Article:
The New York Giants are currently averaging a measly 11.8 points per game so far during the 2020 regular season. Their inability to create points has been borderline mesmerizing, as they failed to even take one red zone snap in week three against the San Francisco 49ers.
They haven’t scored a touchdown in over two games, and Daniel Jones hasn’t thrown one since week 1 vs. the Steelers.
While many will blame Jones for this awful streak, offensive coordinator Jason Garrett has to shoulder some of the blame. The scheme has been vanilla and basic since it’s inception against Pittsburgh.
Finding ways to be creative has been a struggle for the Giants, who lack play-makers in the receiver corps and running backs with diverse skill sets. Saquon Barkley was expected to be an influential factor in their scheme, but a torn ACL ended his season prematurely, forcing the Giants to go out and sign free agent running back Devonta Freeman.
Garrett spoke with reporters via Zoom on Thursday afternoon, and the statement he provided was borderline baffling.
Jason Garrett: “You certainly want to do the things that you’re good at and we’re trying to discover what those things are.”
Let’s get a few things out of the way, Garrett’s game has done nothing to maximize his players’ strengths. If you look over to the other side of the ball, the defense has been playing fantastic football, ranking fifth in yards allowed per-game and 13th and scoring. The offense ranks dead last in points for and has done nothing to prove that they are making positive steps forward.
The New York Giants have done the opposite on defense compared to offense:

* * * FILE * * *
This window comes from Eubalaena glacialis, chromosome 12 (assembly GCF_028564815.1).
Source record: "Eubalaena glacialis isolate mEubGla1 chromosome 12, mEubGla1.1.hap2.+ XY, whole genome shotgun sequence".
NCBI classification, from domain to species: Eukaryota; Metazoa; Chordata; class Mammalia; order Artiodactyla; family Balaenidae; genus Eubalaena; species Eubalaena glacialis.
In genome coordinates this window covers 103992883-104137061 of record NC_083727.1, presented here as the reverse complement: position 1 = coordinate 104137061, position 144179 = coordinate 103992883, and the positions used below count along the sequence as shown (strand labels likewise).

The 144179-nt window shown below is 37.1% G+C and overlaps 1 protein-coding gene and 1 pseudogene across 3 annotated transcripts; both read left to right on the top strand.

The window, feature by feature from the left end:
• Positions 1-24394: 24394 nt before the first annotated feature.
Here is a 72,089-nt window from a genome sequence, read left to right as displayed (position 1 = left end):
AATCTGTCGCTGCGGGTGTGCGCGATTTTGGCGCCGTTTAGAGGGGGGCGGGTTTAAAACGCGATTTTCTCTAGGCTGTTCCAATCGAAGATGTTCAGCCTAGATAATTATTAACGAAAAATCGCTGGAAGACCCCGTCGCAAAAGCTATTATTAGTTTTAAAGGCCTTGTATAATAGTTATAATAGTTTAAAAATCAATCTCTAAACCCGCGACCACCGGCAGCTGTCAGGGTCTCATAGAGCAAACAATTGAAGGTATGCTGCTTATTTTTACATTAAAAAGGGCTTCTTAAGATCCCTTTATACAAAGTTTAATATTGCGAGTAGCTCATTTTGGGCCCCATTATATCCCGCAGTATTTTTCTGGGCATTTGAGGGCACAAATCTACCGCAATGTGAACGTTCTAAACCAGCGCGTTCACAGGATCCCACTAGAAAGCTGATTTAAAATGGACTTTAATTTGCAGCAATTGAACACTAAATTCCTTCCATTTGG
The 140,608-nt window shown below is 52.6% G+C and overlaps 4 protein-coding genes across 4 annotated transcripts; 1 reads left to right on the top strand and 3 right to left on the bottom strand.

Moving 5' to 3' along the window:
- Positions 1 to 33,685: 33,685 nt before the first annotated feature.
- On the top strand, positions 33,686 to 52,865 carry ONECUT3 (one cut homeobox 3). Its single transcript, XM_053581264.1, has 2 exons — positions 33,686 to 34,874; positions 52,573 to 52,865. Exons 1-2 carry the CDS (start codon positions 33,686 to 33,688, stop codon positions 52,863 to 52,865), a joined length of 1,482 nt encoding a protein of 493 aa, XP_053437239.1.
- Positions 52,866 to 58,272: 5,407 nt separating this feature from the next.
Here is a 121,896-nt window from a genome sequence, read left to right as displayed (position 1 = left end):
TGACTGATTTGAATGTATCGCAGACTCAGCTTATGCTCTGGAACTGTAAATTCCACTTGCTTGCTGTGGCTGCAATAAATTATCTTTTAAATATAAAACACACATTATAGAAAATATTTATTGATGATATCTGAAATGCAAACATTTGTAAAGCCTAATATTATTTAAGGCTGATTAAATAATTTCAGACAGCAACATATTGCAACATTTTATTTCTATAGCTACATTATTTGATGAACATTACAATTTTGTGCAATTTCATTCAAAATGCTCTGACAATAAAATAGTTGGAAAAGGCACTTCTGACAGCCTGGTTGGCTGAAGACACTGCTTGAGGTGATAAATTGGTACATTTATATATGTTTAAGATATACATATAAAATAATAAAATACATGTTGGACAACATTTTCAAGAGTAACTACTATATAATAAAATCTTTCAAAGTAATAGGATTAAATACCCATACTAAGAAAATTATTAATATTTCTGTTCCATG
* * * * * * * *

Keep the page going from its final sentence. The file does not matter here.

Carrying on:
Defensive coordinator Patrick Graham has done a fantastic job activating his players‘ strengths, notably Blake Martinez and James Bradberry. Martinez has been injected into the run game and has done a stellar job flying around the field and making plays. They have taken them out of coverage and utilized him as a run-stopping first linebacker. However, Garrett has failed to recognize what his offense of playmakers are capable of doing.
As we know, second-year receiver Darius Slayton is primarily active in the deep secondary. Taking shots down-field is a necessity, which extends the defense and forces them to drop into coverage, which opens up the running game. While the offensive line is undoubtedly to blame for most of their struggles, there are ways to stretch the field and keep defenses on their toes.
Opponents are simply stacking the box and keeping things in front of them, while Garrett deploys Slayton in an intermediate route scheme. In addition, Golden Tate is best used in space, which means wide receiver screens could be a good way to maximize him. The Giants have failed to get him the ball and prioritize yards after catch.
Looking at Evan Engram, who has taken a significant step backward in 2020, Garrett has utilized him on short hooks, mesh, ins and out routes. While he does excel in those scenarios, they need to extend the field with his speed and get him into open space. In week four against the Los Angeles Rams, Engram didn’t run a single route more than 15 yards downfield. That is simply malpractice and something that needs to change moving forward.
So, we can see that Garrett’s scheme has significantly limited his players’ potential, and if he listens to some of the points I’ve made in this article, we should see the offense open up a bit more.